The Western Cooling Efficiency Center-UC Davis (WCEC) annual affiliates’ forum brings together HVAC industry stakeholders to discuss recent energy policy affecting the State of California, affiliate member news and developments, and research results published by WCEC. The forum’s goal is to bring together our affiliates to create a diverse and relevant discussion on HVAC energy efficiency, pushing forward toward solutions and facilitating
Western Cooling Efficiency Director, Mark Modera, highlights some notable achievements from the Center's past 10 year history. Also included are some current research projects.
Program Unification Panel: SDGE Future of Upstream HVAC Programs
Paul Thomas, HVAC Strategy Lead, San Diego Gas and Electric
Discussion of the upcoming changes to energy efficiency programs in California, namely, that Utility-based programs will now be run statewide, and not siloed to each individual utility district.
Program Unification Panel: Third Party Programs Perspective
Paul Kyllo, Director, CLEAResult
Third Party Programs implement much of the energy efficiency standards set by the Energy Commission and the Utilities. CLEAResult's Paul Kyllo offers us insight into what has and has not worked with large scale energy efficiency programs through the lens of a large program implementer.
Program Unification Panel: Upstream Rebate Programs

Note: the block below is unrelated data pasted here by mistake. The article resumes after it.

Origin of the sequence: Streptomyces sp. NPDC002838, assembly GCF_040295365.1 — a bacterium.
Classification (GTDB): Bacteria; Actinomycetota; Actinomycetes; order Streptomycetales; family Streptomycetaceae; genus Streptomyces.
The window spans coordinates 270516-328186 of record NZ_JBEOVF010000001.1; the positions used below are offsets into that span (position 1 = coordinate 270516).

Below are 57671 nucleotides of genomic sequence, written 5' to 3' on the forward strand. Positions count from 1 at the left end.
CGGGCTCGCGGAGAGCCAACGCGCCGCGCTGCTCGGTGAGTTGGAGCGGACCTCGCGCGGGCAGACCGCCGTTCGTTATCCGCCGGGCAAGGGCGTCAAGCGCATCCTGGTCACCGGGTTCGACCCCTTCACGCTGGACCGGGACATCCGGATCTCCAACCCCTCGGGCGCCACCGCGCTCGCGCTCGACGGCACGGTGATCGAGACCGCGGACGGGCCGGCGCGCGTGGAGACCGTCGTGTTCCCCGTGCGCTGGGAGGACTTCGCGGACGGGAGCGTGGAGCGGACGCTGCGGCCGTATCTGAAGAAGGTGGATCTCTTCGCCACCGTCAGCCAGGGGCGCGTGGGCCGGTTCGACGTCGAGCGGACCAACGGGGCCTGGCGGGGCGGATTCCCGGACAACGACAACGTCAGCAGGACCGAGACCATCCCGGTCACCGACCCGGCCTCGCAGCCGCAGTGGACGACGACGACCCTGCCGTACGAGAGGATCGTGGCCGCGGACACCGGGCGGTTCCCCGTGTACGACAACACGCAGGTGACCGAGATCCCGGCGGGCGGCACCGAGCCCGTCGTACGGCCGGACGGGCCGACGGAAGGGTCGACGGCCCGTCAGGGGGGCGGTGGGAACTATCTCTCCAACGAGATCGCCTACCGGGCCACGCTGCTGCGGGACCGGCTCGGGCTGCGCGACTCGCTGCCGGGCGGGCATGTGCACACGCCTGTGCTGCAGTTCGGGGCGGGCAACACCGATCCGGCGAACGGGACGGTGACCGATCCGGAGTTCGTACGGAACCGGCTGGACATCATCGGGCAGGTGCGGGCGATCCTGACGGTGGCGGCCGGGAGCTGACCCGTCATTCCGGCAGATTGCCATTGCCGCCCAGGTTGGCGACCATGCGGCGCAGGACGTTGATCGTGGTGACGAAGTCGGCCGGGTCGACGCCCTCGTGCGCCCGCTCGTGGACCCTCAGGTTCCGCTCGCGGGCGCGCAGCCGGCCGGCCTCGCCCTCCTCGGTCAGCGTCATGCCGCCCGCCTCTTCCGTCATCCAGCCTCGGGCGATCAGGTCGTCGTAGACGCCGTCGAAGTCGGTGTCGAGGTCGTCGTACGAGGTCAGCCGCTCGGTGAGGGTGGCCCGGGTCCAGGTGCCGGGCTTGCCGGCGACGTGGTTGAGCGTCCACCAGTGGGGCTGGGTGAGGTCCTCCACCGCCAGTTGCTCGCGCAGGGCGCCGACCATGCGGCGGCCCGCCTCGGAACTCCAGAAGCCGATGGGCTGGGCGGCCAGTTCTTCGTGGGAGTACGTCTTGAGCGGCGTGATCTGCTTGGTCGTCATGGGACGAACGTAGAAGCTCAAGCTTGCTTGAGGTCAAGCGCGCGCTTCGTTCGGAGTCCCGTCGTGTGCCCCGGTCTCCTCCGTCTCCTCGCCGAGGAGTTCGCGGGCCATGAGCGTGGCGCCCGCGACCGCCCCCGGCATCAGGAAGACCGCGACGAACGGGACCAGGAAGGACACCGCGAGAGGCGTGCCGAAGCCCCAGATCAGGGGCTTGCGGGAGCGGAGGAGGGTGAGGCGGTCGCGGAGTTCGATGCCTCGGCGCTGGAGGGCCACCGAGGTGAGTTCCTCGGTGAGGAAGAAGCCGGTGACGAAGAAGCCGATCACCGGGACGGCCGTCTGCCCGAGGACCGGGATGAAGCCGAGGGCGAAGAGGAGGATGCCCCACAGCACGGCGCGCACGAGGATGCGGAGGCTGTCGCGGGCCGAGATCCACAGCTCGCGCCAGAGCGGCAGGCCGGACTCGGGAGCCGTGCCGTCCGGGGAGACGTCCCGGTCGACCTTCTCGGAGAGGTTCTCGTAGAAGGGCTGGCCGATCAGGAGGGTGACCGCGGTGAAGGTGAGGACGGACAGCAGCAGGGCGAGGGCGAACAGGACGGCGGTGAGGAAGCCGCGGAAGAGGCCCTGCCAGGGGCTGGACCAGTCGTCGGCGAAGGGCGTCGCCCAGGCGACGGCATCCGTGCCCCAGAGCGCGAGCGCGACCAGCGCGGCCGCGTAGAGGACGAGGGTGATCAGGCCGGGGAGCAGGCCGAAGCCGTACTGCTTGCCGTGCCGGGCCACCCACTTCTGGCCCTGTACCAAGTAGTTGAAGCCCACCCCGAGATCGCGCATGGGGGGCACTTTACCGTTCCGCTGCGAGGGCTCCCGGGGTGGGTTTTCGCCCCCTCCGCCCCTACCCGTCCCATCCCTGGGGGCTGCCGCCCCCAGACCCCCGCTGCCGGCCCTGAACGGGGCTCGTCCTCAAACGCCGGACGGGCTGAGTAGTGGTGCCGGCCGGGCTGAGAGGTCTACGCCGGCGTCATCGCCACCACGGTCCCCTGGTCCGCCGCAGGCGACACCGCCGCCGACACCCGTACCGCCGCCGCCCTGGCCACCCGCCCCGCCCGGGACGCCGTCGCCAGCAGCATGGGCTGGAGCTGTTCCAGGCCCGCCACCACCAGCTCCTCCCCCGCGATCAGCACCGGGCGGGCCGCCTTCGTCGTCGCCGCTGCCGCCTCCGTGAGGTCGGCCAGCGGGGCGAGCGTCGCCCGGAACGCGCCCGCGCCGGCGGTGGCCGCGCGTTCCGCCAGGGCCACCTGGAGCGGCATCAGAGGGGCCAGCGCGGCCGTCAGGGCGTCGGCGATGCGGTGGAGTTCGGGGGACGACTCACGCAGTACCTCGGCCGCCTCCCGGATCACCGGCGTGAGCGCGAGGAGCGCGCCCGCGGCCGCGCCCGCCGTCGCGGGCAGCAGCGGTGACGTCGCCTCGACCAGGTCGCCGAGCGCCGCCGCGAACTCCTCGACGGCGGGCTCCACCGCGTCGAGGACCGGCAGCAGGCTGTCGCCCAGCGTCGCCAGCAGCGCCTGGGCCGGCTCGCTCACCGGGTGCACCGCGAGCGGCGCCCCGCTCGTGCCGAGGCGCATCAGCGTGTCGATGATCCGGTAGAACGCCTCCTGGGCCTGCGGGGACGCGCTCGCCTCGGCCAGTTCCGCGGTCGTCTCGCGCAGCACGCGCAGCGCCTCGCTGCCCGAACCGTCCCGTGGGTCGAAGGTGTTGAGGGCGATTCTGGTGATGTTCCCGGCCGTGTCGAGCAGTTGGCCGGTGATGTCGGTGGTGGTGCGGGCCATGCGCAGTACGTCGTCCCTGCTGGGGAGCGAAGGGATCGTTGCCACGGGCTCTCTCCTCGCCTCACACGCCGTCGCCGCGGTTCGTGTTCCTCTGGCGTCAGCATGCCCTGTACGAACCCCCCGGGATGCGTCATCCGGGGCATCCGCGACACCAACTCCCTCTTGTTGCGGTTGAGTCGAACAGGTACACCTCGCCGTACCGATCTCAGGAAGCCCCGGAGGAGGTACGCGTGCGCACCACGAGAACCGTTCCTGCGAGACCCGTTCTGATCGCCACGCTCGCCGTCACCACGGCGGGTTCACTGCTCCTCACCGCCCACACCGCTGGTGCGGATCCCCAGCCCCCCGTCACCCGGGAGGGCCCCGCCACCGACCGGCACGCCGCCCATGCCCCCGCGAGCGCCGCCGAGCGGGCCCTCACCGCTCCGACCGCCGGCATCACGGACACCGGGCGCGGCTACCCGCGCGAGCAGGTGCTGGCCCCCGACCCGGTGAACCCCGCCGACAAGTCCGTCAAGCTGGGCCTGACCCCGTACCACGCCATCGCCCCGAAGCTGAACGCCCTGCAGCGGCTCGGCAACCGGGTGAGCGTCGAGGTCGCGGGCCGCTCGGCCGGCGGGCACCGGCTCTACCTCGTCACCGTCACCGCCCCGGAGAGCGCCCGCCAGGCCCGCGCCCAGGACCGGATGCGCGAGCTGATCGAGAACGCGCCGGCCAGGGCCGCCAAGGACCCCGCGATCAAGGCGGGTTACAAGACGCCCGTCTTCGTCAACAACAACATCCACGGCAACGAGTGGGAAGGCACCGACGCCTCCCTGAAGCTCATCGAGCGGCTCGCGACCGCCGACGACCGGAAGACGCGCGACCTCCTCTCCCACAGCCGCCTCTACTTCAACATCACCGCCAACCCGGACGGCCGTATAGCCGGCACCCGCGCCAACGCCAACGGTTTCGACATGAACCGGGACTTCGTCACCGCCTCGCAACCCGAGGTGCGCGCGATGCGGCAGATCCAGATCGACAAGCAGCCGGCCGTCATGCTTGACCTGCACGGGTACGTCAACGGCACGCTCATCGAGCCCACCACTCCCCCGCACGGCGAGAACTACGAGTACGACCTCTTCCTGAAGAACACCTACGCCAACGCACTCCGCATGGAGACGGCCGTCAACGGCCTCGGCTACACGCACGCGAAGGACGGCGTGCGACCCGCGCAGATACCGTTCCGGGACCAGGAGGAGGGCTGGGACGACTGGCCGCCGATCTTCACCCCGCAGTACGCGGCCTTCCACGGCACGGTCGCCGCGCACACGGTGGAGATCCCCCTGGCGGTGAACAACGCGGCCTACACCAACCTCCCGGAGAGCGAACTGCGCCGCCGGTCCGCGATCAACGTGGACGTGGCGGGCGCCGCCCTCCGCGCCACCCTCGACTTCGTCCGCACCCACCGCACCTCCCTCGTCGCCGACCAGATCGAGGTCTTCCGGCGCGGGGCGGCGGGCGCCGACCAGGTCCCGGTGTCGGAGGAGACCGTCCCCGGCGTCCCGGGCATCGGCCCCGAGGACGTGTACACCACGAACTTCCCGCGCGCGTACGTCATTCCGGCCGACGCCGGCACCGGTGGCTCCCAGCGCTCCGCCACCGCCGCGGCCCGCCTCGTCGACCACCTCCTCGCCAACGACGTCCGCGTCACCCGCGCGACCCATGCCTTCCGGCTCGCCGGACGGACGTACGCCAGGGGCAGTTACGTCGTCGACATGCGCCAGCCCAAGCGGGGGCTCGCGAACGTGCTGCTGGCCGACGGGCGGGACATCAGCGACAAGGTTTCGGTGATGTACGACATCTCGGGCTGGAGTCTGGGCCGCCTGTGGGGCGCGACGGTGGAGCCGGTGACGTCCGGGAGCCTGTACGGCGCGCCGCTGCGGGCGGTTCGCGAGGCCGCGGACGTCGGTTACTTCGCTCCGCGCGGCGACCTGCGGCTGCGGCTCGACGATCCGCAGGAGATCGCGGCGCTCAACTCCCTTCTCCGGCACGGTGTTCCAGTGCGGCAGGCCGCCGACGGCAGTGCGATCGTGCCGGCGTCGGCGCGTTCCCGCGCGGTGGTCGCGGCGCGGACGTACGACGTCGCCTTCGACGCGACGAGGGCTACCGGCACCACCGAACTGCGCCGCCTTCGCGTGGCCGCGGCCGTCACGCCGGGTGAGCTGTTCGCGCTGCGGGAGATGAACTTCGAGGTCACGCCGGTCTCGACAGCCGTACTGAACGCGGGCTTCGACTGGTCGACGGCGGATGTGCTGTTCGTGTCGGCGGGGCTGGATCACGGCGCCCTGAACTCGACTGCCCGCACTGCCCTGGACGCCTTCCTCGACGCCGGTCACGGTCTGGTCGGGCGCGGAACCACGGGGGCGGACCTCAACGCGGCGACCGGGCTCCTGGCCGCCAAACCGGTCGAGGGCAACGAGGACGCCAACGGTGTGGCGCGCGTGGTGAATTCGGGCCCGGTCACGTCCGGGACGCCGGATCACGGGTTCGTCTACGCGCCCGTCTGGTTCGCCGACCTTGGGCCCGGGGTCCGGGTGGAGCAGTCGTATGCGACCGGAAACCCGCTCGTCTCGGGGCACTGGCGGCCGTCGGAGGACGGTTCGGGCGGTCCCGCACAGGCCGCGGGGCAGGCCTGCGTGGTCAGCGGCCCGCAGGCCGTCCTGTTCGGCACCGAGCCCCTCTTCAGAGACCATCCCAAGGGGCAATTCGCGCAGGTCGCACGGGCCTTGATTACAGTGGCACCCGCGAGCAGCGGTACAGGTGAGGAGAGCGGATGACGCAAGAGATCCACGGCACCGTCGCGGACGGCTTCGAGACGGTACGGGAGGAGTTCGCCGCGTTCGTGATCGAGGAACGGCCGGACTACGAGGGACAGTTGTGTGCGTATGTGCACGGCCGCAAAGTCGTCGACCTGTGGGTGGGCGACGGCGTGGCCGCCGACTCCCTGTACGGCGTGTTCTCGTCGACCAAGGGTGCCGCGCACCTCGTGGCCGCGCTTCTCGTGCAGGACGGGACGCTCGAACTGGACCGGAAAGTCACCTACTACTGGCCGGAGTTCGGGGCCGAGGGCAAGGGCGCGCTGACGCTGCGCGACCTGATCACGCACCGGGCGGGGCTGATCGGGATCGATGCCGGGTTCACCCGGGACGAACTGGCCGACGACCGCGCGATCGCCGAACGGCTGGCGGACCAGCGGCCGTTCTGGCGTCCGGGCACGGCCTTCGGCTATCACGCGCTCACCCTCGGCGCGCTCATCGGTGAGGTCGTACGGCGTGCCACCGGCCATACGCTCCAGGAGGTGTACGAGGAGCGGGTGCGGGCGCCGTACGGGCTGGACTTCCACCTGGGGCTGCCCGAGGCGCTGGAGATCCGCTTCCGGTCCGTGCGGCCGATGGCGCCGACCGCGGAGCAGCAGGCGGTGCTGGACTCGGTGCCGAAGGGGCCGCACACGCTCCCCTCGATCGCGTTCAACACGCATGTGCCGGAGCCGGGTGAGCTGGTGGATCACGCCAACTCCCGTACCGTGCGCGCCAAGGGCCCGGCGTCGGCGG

Richard Lord, Senior Fellow, Carrier
An overview of upstream rebate programs, how they are used by utilities, what manufacturers think of these programs and the impact they have on both manufacturers and distributors.
Future of Refrigerants Panel: A Manufacturer's Experience
Chun-Cheng Piao, Vice President of Technology Alliances, Daikin
Dr. Piao explains some of the new refrigerant candidates researched at Daikin, shows test results and discusses the pros and cons of these new refrigerants, the market response and a brief discussion regarding the potential safety changes needed for some of these refrigerants to meet flammability code.
Future of Refrigerants Panel: Past, Present and Future Refrigerants
Steve Kujak, Director for Next Generation Refrigerant Research, Ingersoll Rand
Steve Kujak, Ingersoll Rand's Director for Next Generation Refrigerant Research gives us a brief history of refrigerants, what we currently use, and the challenges in finding suitable, low-GWP refrigerants of the future.
Future of Refrigerants Panel: ARB Update on HFC Emissions Reduction Efforts
Glenn Gallagher, Air Pollution Specialist, California Air Resources Board
The future of refrigerants is low-GWP (global warming potential). With the Kigali Amendment guaranteeing a complete reduction of HFC refrigerant supply, can California meet its emissions goals by 2030? What are the next steps to reducing HFC's in refrigerants and what can regulatory agencies do to further this goal?
A Universal Model for Hybrid HVAC Equipment in Building Energy Simulations
Jonathan Woolley, Associate Engineer, Western Cooling Efficiency Center